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[516] would only tend to favor the counter-movement of the Federals. Rosecrans, therefore, merely sent an order to McCook to defend the ground entrusted to him foot by foot. Being convinced that the attack he was about to make on the left would compensate for all the checks his right could experience, Rosecrans saw nothing in this news but an additional reason for hastening the movement from which he anticipated a decisive victory. Van Cleve was already on the other side of Stone River. Wood was preparing to follow him, when the noise of the battle which was being fought on the left, and to which each person around the general-in-chief was anxiously listening, seemed to grow louder and to draw nearer. The rattling of musketry became more and more distinct and the cannon was silent, for the Federal guns were in Hardee's hands, and those of the Confederates had been unable to follow the rapid movement of their infantry; but when the few field-pieces that had escaped the disaster reopened fire, their discharges resounded ominously as far as the enclosed valley into which the Federal left wing had descended to cross the waters of Stone River. At the same moment a second despatch from McCook informed Rosecrans at last of the rout of the right wing. The Federal commander resolved at once upon what course to pursue. It was no longer a question of trying to repair the reverse of the right by a success achieved on the left, but rather to save the army, the whole of which was in jeopardy. There was not a moment to lose in order to stop the enemy, who was already threatening to cut off his communications and drive him back upon the borders of Stone River. The right wing must be succored without delay, and all the forces massed on the left wing pushed forward to oppose the victors.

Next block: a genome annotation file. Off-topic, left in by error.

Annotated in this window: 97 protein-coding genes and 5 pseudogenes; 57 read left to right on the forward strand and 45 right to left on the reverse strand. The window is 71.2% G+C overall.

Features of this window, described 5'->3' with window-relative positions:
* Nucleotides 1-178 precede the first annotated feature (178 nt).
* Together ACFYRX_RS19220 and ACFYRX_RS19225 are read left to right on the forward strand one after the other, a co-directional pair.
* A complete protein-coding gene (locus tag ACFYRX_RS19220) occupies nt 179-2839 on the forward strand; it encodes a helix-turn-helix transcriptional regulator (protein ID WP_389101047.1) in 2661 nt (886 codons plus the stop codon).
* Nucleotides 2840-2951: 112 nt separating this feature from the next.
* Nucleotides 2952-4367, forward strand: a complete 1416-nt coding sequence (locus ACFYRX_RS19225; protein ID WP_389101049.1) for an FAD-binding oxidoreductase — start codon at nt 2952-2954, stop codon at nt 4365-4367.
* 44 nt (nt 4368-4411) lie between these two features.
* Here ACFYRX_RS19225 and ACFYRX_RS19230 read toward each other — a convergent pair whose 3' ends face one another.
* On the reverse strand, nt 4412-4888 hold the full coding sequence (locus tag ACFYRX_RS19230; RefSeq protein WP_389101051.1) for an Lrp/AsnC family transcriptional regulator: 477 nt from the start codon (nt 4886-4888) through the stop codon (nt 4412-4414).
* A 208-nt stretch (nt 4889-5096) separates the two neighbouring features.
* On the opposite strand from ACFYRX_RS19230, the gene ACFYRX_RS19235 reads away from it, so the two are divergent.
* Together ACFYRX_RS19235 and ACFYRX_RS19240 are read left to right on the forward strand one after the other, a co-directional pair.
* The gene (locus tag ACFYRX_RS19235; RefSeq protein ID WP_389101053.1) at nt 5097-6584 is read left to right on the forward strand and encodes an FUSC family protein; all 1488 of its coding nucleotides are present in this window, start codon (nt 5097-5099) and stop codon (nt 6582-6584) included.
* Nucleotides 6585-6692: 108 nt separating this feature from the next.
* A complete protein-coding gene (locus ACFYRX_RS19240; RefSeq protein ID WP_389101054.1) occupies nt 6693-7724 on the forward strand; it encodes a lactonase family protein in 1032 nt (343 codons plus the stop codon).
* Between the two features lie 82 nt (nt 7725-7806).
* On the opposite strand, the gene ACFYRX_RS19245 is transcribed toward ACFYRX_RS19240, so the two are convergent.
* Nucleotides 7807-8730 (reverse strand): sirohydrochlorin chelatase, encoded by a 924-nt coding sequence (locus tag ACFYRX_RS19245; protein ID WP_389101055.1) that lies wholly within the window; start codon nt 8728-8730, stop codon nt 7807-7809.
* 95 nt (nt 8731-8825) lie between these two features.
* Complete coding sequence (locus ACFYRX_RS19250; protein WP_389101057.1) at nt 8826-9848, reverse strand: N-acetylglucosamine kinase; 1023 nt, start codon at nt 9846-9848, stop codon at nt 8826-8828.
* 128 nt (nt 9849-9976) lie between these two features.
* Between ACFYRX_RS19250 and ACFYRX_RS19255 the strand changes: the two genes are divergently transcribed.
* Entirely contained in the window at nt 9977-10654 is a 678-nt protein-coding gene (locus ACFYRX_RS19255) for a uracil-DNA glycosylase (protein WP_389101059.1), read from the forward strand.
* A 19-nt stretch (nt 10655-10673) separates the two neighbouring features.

The movement which Rosecrans had been urging a moment before was countermanded, and the troops who were marching northwardly, facing about, turned toward the south in the direction of the cedar wood, the density of which concealed from view the combatants engaged on the right wing. Rosecrans had brought back Van Cleve to the left side of Stone River, and sent him along with Wood's division to the point where the Nashville road crosses the rolling plain we have already mentioned, the defence of which was of paramount importance; for

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